Communication began at birth in May.  A loud bleat meant “Mom, where are you?” and a soft nursing murmur meant, “Mmm, this is good.”  By lying perfectly still, and having almost no body odor, our spotted fawn communicated to our coyotes and bobcats, “Fawn? What fawn?  There’s nobody here–just dappled shade.”

But now that our fawn is up and about, it must learn to communicate within a complex social unit consisting of related females, their fawns and yearlings, and adult males, all of which have contiguous or Continue reading Lathrop’s Deer: A Complex Society

Young Singers in Concert at Lathrop

by Barbara Walvoord

Originally published in Lathrop Lamp Post, Aug.  3, 2017.

Summer music camps for kids are in full swing now, and Tanglewood  is featuring its Young Concert Artists’ Series.  At Lathrop, our coyote youngsters are also starting to perform in evening or pre-dawn concerts.

The young performers will have been born in April or May, in a burrow dug by their mother under a fallen tree or in a thicket.  The den might be up to 15 feet deep and a foot or two wide.   Careful moms will have made several dens so the kids can be moved from one to the other to avoid detection and keep down parasites.  Not a bad excavation achievement for a critter weighing 20 or 30 pounds, with only her feet as tools.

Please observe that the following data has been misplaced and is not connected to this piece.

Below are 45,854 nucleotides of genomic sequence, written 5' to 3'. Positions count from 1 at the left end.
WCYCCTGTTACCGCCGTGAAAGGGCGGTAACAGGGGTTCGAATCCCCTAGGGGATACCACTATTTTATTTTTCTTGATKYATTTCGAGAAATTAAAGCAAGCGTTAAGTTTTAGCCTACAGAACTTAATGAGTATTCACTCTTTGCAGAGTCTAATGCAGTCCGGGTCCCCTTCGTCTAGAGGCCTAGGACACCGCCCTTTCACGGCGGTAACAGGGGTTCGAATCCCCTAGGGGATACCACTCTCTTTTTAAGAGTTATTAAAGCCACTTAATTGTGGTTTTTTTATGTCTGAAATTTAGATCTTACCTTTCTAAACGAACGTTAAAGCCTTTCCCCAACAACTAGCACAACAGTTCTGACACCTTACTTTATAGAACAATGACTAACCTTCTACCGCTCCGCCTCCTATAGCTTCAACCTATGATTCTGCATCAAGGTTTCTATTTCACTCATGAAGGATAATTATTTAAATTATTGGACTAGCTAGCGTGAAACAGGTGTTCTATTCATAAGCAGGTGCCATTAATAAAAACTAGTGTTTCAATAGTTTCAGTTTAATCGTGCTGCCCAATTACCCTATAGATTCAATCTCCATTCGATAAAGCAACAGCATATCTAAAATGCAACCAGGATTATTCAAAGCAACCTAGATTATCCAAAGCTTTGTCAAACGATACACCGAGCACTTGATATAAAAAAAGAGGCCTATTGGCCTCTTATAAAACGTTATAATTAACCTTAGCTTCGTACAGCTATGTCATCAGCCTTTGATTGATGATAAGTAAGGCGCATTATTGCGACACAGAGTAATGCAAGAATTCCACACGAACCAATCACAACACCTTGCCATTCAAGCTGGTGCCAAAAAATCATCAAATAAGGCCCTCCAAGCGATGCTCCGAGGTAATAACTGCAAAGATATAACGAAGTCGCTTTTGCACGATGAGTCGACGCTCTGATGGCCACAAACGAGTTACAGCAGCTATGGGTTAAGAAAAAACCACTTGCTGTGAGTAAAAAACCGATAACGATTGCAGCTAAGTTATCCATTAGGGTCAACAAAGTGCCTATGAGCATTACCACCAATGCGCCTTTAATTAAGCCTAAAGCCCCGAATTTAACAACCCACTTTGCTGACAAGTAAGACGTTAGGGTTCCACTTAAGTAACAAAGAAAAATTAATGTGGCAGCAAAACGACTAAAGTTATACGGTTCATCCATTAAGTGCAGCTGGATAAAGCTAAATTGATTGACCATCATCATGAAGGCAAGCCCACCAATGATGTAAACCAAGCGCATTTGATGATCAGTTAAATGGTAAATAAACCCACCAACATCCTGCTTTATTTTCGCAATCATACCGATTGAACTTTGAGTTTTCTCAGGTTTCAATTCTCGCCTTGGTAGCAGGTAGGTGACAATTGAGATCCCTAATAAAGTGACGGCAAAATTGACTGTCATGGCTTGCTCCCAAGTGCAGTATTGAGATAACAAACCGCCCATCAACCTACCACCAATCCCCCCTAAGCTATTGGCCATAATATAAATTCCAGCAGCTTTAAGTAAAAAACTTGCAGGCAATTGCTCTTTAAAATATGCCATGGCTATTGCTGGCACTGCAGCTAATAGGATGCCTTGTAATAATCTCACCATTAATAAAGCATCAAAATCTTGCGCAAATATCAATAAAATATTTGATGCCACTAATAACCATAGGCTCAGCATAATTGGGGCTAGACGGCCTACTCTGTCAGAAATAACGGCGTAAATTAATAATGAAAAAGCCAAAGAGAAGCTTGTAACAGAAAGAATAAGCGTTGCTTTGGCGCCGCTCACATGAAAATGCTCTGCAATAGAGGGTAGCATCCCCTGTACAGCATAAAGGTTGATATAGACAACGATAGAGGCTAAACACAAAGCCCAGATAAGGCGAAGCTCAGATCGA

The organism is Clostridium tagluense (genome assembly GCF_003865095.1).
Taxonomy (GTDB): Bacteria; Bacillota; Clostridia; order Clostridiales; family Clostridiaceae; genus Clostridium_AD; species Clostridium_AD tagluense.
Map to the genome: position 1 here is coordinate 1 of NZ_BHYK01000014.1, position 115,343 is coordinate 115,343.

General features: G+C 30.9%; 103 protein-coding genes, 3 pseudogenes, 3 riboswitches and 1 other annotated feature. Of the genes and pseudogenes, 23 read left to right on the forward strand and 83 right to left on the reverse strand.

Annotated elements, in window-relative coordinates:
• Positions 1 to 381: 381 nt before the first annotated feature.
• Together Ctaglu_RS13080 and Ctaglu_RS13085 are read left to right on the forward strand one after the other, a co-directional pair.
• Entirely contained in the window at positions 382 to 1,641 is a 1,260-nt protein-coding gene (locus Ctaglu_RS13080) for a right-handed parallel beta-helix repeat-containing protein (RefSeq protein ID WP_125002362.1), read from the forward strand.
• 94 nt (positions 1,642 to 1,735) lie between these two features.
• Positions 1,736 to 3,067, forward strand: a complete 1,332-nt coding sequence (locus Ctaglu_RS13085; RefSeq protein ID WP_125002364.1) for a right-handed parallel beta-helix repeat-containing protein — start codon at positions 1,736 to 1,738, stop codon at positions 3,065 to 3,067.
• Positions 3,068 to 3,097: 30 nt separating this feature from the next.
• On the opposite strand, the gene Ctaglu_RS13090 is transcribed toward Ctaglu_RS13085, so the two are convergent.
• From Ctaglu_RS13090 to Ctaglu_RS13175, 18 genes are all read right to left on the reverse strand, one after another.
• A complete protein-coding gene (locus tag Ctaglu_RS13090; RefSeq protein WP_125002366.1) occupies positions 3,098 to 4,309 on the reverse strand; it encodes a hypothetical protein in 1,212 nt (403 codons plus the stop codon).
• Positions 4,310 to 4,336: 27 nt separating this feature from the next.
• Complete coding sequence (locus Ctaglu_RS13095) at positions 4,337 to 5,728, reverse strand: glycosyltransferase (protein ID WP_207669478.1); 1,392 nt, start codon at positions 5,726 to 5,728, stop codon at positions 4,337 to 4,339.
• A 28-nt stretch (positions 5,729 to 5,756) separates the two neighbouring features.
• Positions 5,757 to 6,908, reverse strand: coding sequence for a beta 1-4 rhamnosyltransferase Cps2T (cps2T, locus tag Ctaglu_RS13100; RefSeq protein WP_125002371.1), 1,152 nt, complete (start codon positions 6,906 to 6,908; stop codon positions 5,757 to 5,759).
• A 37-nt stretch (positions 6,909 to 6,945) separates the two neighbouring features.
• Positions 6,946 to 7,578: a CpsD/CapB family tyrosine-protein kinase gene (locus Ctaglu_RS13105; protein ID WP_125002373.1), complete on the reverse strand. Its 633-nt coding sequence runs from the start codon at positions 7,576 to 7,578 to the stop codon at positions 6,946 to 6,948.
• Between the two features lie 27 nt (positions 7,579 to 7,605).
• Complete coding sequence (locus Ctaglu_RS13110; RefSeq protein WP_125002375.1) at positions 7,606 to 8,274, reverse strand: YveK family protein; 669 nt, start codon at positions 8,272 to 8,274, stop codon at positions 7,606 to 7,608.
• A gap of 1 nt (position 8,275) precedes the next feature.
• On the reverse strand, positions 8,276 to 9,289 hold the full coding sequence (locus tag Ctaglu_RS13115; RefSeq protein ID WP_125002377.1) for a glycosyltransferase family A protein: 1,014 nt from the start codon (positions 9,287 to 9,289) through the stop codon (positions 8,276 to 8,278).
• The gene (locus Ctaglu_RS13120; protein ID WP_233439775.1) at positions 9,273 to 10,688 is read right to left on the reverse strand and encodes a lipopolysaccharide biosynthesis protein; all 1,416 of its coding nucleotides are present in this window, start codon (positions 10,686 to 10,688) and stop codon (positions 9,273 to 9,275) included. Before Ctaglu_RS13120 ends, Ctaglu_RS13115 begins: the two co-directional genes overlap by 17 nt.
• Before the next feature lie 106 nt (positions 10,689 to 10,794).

The youngsters have emerged from the den by now, and as their young bodies grow, mom is increasingly busy hunting to feed them.  She’ll take a wide variety of food–mice, Continue reading Young Singers in Concert at Lathrop

Picky Eaters at Lathrop

by Barbara Walvoord

(Originally printed in Lathrop Lamp Post July 20, 2017)

Butterflies are not as numerous as we remember from our childhoods, but numbers of them still visit our Lathrop gardens and meadows.  This eastern black swallowtail butterfly (Papilio polyxenes) was sipping nectar from a native blazing star (Liatris spicata) in Sharon’s and my front cottage garden.

Black swallowtail butterfly on blazing star in Sharon’s and my garden, July, 2017

Butterflies may sip nectar from a variety of flowers, both native and alien.  This eastern black swallowtail,  says my butterfly  book, will even sip from purple loosestrife, a horrible invasive that has made thousands of acres of wetland inhospitable to most wildlife. Continue reading Picky Eaters at Lathrop

The Super-Adaptable Garter Snake

by Barbara Walvoord

(Originally printed in the Lathrop Lamp Post, June 15, 2017)

At Lathrop, we find common garter snakes in lots of places–in our gardens, by our ponds and streams, under rocks or brush piles, and, like this one, in the grass along our walking paths. These little, non-poisonous snakes are super adaptable.

They adapt to life in very different climes, from southeast Alaska down through most of the U.S.  Their range extends farther north than any other snake in the western hemisphere.

They eat lots of different foods–mostly frogs (swallowed whole!) and worms, but also tadpoles, newts, fish, leeches, insects, slugs, crayfish, small mammals, birds, and occasionally carrion. Continue reading The Super-Adaptable Garter Snake